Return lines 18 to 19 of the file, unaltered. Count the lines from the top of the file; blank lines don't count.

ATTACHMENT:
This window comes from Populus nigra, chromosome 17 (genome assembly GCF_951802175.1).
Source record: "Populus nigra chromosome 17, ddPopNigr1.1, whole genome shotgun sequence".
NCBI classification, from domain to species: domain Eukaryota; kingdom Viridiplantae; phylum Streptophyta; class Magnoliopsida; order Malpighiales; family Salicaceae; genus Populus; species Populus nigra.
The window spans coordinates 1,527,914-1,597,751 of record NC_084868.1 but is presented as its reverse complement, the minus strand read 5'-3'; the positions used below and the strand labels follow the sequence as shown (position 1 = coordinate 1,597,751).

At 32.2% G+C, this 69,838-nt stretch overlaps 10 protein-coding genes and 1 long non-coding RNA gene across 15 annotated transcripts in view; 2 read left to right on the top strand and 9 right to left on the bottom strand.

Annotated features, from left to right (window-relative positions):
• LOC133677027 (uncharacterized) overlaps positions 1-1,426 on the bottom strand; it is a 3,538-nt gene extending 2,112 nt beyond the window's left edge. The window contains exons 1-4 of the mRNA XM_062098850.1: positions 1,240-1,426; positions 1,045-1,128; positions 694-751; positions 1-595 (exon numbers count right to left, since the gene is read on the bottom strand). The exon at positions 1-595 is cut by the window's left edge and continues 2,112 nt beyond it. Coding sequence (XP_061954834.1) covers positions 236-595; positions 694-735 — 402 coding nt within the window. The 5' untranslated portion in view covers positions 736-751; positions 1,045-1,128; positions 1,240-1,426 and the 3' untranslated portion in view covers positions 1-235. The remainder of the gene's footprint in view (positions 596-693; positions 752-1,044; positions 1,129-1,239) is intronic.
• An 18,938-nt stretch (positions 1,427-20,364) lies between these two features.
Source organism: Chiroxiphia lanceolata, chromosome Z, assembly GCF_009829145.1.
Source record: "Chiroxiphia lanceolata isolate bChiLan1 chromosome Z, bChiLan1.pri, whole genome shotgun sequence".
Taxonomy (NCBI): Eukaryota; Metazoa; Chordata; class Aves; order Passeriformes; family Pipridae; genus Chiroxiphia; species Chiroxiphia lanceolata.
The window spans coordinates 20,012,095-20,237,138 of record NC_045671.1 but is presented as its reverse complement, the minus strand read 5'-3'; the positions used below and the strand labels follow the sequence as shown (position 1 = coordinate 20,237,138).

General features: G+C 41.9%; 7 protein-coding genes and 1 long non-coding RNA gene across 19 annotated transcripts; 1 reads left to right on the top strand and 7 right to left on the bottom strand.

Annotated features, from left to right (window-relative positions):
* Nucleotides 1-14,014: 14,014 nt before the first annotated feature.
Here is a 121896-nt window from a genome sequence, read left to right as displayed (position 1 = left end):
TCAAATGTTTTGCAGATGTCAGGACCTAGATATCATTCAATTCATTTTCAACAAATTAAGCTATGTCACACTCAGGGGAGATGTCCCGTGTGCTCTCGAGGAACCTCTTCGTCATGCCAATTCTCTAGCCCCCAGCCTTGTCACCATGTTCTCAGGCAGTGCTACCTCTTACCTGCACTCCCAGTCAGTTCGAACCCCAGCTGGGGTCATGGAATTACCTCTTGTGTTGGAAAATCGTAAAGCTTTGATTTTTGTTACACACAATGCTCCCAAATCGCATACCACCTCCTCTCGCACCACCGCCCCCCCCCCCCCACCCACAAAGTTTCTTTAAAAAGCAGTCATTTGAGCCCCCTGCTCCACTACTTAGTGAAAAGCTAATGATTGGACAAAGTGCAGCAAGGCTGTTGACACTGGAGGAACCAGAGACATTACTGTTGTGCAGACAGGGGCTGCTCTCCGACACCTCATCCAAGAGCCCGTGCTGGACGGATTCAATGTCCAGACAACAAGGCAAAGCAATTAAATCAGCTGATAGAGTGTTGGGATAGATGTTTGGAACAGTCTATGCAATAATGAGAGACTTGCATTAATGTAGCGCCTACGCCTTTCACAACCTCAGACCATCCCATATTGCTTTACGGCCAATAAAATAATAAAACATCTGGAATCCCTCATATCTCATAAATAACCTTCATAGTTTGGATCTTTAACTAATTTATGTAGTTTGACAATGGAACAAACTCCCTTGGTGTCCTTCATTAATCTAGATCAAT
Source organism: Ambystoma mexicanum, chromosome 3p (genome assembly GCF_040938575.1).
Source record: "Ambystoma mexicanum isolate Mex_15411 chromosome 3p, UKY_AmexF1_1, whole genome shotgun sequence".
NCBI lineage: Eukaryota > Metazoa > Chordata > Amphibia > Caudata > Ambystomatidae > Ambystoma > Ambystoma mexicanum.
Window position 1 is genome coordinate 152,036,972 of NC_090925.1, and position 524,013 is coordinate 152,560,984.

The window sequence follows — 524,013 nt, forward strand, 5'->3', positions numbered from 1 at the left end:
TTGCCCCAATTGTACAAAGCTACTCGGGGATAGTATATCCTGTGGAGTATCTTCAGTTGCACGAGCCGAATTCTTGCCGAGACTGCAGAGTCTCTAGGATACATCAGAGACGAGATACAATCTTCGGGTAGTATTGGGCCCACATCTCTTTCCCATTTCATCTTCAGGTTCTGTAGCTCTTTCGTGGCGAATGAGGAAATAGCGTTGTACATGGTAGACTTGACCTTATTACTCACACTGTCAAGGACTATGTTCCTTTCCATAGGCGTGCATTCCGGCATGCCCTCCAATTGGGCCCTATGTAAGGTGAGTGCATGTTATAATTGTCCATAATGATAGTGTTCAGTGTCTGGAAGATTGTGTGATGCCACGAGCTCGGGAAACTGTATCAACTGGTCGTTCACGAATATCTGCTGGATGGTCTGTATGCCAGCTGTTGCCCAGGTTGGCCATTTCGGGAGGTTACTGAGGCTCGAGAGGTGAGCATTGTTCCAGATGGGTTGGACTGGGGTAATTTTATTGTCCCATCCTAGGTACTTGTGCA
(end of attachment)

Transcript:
Source organism: Ambystoma mexicanum, chromosome 3p (genome assembly GCF_040938575.1).
Source record: "Ambystoma mexicanum isolate Mex_15411 chromosome 3p, UKY_AmexF1_1, whole genome shotgun sequence".